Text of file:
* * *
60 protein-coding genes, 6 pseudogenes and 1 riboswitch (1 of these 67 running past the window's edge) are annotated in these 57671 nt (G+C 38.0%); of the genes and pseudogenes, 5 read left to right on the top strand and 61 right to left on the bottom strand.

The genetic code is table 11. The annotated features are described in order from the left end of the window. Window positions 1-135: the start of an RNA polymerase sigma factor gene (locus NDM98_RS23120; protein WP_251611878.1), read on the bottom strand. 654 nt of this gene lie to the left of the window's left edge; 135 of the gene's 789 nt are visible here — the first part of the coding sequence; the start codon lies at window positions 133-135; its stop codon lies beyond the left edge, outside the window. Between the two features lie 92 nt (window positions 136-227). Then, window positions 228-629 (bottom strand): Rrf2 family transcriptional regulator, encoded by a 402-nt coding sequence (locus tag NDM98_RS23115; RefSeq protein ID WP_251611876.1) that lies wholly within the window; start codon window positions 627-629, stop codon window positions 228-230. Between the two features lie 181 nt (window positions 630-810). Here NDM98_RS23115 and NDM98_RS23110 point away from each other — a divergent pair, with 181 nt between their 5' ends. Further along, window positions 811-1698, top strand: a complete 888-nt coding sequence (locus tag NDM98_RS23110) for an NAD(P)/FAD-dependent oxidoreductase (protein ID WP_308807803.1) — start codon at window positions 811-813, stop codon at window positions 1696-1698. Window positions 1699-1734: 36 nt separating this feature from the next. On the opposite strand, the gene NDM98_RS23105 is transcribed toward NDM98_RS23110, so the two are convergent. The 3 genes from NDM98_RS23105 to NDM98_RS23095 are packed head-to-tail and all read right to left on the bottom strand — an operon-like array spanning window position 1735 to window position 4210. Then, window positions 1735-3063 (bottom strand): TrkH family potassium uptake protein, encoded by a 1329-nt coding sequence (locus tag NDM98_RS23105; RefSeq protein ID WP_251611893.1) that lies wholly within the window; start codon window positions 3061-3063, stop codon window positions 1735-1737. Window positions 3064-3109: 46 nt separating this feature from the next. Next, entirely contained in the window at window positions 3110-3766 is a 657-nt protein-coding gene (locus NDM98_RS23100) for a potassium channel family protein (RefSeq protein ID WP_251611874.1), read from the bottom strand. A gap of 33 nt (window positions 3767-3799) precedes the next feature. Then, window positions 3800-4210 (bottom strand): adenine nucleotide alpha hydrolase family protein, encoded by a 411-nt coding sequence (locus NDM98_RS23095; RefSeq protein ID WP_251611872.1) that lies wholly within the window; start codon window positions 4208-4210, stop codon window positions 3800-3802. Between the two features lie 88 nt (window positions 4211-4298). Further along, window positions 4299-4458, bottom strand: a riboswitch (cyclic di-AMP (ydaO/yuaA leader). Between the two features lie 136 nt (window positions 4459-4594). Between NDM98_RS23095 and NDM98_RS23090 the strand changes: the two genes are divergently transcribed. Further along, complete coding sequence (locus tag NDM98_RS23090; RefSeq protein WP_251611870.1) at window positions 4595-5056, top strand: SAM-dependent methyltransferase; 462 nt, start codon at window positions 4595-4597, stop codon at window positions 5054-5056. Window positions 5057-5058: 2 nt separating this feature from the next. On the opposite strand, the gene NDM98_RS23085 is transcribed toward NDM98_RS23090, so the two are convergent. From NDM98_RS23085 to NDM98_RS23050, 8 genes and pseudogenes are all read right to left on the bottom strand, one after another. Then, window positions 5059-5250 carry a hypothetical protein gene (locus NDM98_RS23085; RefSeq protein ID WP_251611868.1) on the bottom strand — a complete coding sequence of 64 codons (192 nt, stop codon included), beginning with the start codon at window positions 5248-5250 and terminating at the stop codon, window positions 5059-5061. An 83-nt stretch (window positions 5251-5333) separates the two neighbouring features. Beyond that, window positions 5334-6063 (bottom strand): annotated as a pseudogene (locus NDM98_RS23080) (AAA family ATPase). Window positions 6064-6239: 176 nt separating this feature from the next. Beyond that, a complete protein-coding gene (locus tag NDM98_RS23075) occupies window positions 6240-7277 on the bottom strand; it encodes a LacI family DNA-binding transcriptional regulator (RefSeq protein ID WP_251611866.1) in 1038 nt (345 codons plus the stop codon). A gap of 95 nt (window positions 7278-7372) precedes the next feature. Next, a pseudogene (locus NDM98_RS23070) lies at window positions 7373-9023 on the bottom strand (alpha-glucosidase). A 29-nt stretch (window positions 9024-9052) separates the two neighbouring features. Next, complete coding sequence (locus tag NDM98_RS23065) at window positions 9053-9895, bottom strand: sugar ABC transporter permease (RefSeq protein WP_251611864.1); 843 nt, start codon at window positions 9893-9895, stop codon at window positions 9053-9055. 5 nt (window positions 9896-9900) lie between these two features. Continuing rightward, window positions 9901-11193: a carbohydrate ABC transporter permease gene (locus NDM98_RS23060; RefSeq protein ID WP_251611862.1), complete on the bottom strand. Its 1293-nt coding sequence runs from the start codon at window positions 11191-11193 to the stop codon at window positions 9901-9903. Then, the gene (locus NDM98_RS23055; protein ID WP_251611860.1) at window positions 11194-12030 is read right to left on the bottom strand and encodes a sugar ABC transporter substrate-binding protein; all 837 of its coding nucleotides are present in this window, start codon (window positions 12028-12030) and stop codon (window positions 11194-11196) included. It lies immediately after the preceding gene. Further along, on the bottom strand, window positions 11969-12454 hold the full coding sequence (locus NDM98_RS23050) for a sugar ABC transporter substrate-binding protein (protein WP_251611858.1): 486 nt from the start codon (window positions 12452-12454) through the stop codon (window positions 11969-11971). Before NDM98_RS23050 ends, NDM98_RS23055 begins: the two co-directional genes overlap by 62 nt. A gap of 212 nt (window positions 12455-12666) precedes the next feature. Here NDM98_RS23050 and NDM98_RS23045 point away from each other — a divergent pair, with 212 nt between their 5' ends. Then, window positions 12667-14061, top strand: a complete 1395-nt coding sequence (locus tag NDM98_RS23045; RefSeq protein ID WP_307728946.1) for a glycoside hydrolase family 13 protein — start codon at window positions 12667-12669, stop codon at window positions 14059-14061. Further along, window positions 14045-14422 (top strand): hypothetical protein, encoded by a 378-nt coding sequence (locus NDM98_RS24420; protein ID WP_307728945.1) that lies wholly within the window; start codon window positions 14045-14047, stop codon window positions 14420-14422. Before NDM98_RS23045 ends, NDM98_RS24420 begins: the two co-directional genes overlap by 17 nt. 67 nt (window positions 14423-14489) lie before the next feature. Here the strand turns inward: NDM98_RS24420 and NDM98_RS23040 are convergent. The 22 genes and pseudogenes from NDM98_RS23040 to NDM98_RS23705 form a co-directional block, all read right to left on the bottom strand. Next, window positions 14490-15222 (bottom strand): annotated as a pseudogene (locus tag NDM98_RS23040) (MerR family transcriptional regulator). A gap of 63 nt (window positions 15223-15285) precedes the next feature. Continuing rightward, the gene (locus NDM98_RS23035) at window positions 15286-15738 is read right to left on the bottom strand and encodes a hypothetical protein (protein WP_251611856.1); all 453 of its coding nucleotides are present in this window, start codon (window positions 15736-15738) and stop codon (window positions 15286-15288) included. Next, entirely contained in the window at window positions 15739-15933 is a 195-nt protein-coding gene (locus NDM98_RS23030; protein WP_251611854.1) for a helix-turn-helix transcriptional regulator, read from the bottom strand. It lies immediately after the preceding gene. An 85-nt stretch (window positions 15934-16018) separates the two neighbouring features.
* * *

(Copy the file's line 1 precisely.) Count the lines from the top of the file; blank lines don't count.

60 protein-coding genes, 6 pseudogenes and 1 riboswitch (1 of these 67 running past the window's edge) are annotated in these 57671 nt (G+C 38.0%); of the genes and pseudogenes, 5 read left to right on the top strand and 61 right to left on the bottom strand.